WA lawmakers consider the future of criminal drug possession ahead of July deadline

Sep 14, 2022, 9:45 AM

(Photo by Drew Angerer/Getty Images)...

(Photo by Drew Angerer/Getty Images)

(Photo by Drew Angerer/Getty Images)

One of the top priorities for lawmakers in the upcoming 2023 session will be coming up with a permanent solution to Washington’s drug possession law.

Washington drug policy was governed by one law for most of the last 70 years, ever since RCW 69.50.4013 was enacted into law in 1953, making it a felony to possess controlled substances, even if the person had no knowledge of the drug possession.

The law was tossed out in 2021 by the State Supreme Court which ruled it unconstitutional in what’s commonly referred to as the Blake decision, ruling that “harsh penalties of felony conviction, lengthy imprisonment, stigma, and the many collateral consequences that accompany every felony drug conviction to entirely innocent and passive conduct exceeds the legislature’s powers.”

When the state supreme court’s Blake decision came down mid-session in February 2021 it immediately ended our state’s drug possession law essentially making it legal for anyone to have small amounts of any drug on them. Local jurisdictions would be able to pass their own ordinances – and some did – but that created concerns about a system of patchwork laws across the state.

So mid-session lawmakers furiously worked on a fix to at least have a law regulating drug possession on the books.

Some wanted to further remove substance abuse from the criminal justice system, but others – including the Washington Association of Sheriff’s and Police Chiefs – believed retaining that criminal justice system element was vital leverage to get people into treatment.

The rushed temporary fix lawmakers came up with is what we have now – making drug possession a misdemeanor but not until you’re caught for the third time.

The first two times cops find you with any drug on you they must simply make an offer of a referral to treatment and services. It’s up to the person to take it or not, and there is virtually no tracking of what that person actually does.

The law was amended to temporarily address the issue but is set to expire next July – an intentional deadline set to force the Legislature to act and come up with a real permanent solution to the Blake decision.

State Rep. Lauren Davis (32nd Legislative District-D) is part of a group of lawmakers, behavioral health experts, and others who have been working on what that fix could look like, and says there are a couple of possibilities.

“It’s possible the Legislature or the committee could choose to recommend that we entirely remove criminal penalties or remove that particular behavior from the criminal code. These would be a possibility,” Davis said in an interview with KIRO Newsradio earlier this year.

Davis also believes there is room for conversations around the use of the civil system.

“Prior to becoming a legislator, I championed Ricky’s law, which is a civil commitment for substance use disorder. This last year, [Representative Jamila Taylor (30th Legislative District-D)] had a bill related to assisted outpatient treatment, which includes outpatient substance use disorder treatment, and it really kicked the front door open in terms of civil commitment in the state of Washington and will lead to a massive expansion in who is eligible for civil commitment and facilitating access and entry into that system,” explained Davis.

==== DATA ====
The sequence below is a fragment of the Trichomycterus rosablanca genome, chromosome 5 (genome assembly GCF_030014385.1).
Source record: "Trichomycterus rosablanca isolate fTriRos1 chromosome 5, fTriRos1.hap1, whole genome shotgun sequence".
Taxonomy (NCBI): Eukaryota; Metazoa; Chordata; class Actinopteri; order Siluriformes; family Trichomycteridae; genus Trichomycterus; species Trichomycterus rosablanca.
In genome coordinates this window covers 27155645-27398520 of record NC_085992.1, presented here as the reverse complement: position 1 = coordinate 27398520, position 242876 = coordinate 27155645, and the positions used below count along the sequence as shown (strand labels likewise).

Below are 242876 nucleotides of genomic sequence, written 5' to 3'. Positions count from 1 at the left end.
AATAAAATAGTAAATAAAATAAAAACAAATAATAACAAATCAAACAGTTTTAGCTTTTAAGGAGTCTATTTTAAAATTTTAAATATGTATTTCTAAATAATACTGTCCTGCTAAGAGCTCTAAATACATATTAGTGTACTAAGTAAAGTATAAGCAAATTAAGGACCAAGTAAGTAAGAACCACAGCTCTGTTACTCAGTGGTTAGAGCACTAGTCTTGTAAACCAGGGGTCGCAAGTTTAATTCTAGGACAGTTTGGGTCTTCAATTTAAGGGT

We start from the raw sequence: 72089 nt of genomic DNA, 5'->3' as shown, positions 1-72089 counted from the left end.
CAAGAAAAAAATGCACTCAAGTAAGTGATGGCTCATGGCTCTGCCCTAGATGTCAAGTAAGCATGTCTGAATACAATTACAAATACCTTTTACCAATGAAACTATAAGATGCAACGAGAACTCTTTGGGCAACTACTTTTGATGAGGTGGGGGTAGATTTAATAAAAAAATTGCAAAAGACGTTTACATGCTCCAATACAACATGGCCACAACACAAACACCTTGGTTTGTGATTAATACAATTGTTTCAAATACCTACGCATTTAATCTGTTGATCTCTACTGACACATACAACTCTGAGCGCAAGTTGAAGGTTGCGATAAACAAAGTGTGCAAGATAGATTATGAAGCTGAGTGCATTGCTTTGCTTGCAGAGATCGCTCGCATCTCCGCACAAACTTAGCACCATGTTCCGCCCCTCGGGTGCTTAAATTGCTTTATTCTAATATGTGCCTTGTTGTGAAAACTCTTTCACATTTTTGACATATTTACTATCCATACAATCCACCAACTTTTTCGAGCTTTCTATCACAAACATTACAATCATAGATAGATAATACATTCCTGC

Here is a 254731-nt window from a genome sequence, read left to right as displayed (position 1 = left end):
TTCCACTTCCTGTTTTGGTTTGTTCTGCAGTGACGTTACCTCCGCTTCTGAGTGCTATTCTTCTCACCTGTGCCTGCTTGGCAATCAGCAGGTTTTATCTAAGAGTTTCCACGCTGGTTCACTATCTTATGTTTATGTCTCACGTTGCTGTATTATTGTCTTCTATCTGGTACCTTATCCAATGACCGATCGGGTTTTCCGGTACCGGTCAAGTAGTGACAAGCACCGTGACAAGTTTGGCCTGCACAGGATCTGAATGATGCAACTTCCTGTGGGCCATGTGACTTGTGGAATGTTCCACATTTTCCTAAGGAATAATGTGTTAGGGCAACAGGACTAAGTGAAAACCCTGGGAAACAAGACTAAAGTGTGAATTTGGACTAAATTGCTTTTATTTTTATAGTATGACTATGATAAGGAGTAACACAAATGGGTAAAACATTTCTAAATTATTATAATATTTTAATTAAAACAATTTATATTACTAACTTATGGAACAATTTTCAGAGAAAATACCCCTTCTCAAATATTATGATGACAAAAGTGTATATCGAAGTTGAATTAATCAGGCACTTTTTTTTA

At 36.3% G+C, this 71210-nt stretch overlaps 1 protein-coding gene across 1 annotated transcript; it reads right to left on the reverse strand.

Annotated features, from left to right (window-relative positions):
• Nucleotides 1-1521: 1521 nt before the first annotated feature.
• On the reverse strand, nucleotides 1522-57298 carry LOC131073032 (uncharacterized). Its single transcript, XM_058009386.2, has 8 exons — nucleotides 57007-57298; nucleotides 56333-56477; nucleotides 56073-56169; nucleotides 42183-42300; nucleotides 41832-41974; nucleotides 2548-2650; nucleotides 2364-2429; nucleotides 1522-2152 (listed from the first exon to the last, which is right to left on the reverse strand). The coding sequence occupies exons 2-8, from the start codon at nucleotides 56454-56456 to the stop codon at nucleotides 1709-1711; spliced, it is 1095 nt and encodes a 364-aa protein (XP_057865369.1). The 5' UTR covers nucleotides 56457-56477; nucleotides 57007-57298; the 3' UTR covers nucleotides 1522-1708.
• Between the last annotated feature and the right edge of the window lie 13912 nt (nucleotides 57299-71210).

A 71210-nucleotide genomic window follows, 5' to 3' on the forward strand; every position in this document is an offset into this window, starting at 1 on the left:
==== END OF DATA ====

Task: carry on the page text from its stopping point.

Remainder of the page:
That means more ability to force somebody to get treatment for substance use.

“The criteria to be eligible under that legislation for involuntary substance use treatment is simply that within the past 36 months, an individual has presented two or more times to an emergency department or a jail due to their behavioral health disorder. So that is going to capture a very large percentage of this population that we’re referring to and providing a pathway to treatment with accountability. But that accountability is coming through the Civil Court rather than the criminal court system, which is highly preferable,” said Davis.

Now, with the 2023 session just around the corner lawmakers are trying to educate the public on the situation and get your feedback on what the permanent solution should be.

To that end, Senate Majority Leader Andy Billig (3rd Legislative District-D) is hosting a community forum in Spokane tonight along with lawmakers from both parties, public defenders, the Spokane Police Chief, and others.

“A response to the Blake decision will be one of the most important issues we tackle in the 2023 legislative session and need to receive input from experts and the public to make sure we get the right solution for our community as a whole and for individuals suffering from substance abuse disorder,” said Billig.

During the event, Billig will provide an overview of the Blake decision and current law, the panel of experts will provide their input and there will then be an opportunity for the public to ask questions. The event will also be streamed live starting at 5pm.

Even those who cannot attend in person can share their thoughts on what should happen next through a survey.

Follow Hanna Scott on Twitter or email her here

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WA lawmakers consider the future of criminal drug possession ahead of July deadline